With the start of the New Year, many new Illinois state laws went into effect, some odd and some expected. The new laws cover everything from campaign contributions to Illinois residents owning a primate.
Under the new laws, there will now be limits on campaign contributions. Individuals can give a maximum of $5,000 to any one candidate that they support. Businesses and unions can donate a maximum of $10,000.
Artemus Ward, assistant professor of political science, said this means candidates will have to work harder to raise the funds that they need to win.
Ward said this law will limit corruption in politics in a way.
"The Supreme Court has said that campaign finance law can serve to limit corruption but also the appearance of corruption," Ward said. "But the court also has upheld the basic principle that money is a form of free speech protected by the First Amendment; it's a balancing act where money is an inevitable part of politics but corruption and the appearance of corruption allows limits to be placed on contributions."
The next presidential primary for the state of Illinois will now be held on the third Tuesday in March on even-numbered years.
Illinois has banned its residents from owning monkeys, lemurs, chimpanzees, gorillas and orangutans.
This law was implemented in wake of an attack on a person by a pet chimpanzee. Charla Nash, a Connecticut resident was mauled by her 200 pound pet in February 2010, sustaining serious injuries to her face, according to the Huffington Post.
Only zoos and designated entities will be allowed to possess a primate.
It is now illegal for motorists to drive their vehicle near, close to, or toward a bicyclist. This prevents vehicles from crowding or threatening the safety of bicyclists. Penalties for disobeying this include fines upwards of $2,500 and one year in jail.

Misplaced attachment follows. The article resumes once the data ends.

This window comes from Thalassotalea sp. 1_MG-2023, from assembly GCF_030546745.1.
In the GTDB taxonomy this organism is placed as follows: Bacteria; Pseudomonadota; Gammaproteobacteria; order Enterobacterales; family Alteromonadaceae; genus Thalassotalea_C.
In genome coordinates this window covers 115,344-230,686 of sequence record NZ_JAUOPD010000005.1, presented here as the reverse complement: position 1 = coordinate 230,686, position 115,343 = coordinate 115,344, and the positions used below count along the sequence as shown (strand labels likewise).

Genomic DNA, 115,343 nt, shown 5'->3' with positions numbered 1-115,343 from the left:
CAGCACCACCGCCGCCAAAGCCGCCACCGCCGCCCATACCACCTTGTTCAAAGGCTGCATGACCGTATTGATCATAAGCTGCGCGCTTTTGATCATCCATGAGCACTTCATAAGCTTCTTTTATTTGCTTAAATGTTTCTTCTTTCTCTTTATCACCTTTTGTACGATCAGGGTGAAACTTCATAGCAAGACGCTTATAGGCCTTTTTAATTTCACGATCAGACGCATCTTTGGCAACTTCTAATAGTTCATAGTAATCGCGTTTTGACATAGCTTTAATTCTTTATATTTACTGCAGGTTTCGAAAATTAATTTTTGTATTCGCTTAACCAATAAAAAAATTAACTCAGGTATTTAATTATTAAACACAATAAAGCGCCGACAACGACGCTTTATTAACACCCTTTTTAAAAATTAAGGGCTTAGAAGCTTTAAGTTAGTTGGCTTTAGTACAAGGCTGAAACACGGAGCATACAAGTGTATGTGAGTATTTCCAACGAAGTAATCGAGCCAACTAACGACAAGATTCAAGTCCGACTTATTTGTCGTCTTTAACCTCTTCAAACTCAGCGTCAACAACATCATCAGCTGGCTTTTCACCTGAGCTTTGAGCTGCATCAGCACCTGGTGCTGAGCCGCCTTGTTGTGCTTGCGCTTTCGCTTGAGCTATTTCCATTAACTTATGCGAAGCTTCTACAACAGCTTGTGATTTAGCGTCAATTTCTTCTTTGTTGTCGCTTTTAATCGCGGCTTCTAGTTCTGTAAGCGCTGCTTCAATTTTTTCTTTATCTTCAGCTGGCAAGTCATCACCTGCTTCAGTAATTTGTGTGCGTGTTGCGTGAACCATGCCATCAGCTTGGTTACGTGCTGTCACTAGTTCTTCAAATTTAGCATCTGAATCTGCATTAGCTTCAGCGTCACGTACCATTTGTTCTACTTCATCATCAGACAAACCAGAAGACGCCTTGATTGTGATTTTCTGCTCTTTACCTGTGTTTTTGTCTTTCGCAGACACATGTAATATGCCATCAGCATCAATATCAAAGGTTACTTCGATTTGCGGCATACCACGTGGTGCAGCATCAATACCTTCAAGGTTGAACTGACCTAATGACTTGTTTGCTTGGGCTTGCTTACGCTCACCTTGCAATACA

DeKalb Police Lt. Carl Leoni stated that the new law can't hurt anything, but it is still unknown if it will be effective in preventing accidents involving bicyclists.
Leoni said enforcing this law will most likely be a judgment call by the police.
"It's going to break down to someone driving in such a careless way that a police officer will have to stop him or if someone calls to complain about a driver," Leoni said. "Regardless of the new law, it's still up to the bicyclist to look out for their own safety. Drivers really are more concerned with other vehicles on the road, and they can sometimes lose sight of a bicyclist because of that."
A new law now states that people driving between 30 and 39 mph over the speed limit will be charged with excessive speeding. Penalties include up to $1,500 in fines and six months in jail. Drivers going 40 mph over the speed limit will no longer be punished by receiving court supervision. These drivers can be fined up to $2,500 and spend one year in jail.
Teenagers under the age of 18 can face stiffer penalties if caught sexting. Sexting is defined as sending sexually graphic photos of oneself via e-mail or cell phone. Previous cases involving minors were charged using federal pornography laws, which requires registration as a sex offender. In January 2009, six high school students from Pennsylvania were charged with child pornography after students took and sent nude or semi-nude photos of themselves to classmates, according to MSNBC News.
Under the new law, these minors could be ordered into counseling and also be given community service to complete.
Two forms of synthetic marijuana are now banned in Illinois. These include K2, spice or blaze, and are usually sold as incense, but people smoke them as they would marijuana.